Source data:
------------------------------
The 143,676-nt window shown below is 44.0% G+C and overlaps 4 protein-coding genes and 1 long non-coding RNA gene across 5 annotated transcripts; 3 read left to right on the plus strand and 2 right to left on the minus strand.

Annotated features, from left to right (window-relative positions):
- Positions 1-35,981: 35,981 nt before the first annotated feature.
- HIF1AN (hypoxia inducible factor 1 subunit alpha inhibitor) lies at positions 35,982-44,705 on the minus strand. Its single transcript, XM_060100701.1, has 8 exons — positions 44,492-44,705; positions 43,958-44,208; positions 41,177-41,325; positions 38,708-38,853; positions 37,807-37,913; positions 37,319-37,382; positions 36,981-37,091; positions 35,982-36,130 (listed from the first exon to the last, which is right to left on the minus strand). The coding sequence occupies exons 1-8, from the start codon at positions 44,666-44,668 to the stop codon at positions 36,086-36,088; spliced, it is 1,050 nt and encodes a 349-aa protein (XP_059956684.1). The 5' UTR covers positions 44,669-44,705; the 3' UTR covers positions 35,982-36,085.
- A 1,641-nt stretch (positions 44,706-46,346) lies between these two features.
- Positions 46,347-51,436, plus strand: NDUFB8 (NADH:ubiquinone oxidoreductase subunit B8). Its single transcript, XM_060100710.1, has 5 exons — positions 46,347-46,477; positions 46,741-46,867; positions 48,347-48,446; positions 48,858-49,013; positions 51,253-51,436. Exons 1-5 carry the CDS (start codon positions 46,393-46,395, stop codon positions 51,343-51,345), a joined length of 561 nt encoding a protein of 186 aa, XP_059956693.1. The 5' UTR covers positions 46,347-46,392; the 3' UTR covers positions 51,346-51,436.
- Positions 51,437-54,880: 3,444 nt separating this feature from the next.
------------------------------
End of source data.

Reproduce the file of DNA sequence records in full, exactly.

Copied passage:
The 143,676-nt window shown below is 44.0% G+C and overlaps 4 protein-coding genes and 1 long non-coding RNA gene across 5 annotated transcripts; 3 read left to right on the plus strand and 2 right to left on the minus strand.

Annotated features, from left to right (window-relative positions):
- Positions 1-35,981: 35,981 nt before the first annotated feature.
- HIF1AN (hypoxia inducible factor 1 subunit alpha inhibitor) lies at positions 35,982-44,705 on the minus strand. Its single transcript, XM_060100701.1, has 8 exons — positions 44,492-44,705; positions 43,958-44,208; positions 41,177-41,325; positions 38,708-38,853; positions 37,807-37,913; positions 37,319-37,382; positions 36,981-37,091; positions 35,982-36,130 (listed from the first exon to the last, which is right to left on the minus strand). The coding sequence occupies exons 1-8, from the start codon at positions 44,666-44,668 to the stop codon at positions 36,086-36,088; spliced, it is 1,050 nt and encodes a 349-aa protein (XP_059956684.1). The 5' UTR covers positions 44,669-44,705; the 3' UTR covers positions 35,982-36,085.
- A 1,641-nt stretch (positions 44,706-46,346) lies between these two features.
- Positions 46,347-51,436, plus strand: NDUFB8 (NADH:ubiquinone oxidoreductase subunit B8). Its single transcript, XM_060100710.1, has 5 exons — positions 46,347-46,477; positions 46,741-46,867; positions 48,347-48,446; positions 48,858-49,013; positions 51,253-51,436. Exons 1-5 carry the CDS (start codon positions 46,393-46,395, stop codon positions 51,343-51,345), a joined length of 561 nt encoding a protein of 186 aa, XP_059956693.1. The 5' UTR covers positions 46,347-46,392; the 3' UTR covers positions 51,346-51,436.
- Positions 51,437-54,880: 3,444 nt separating this feature from the next.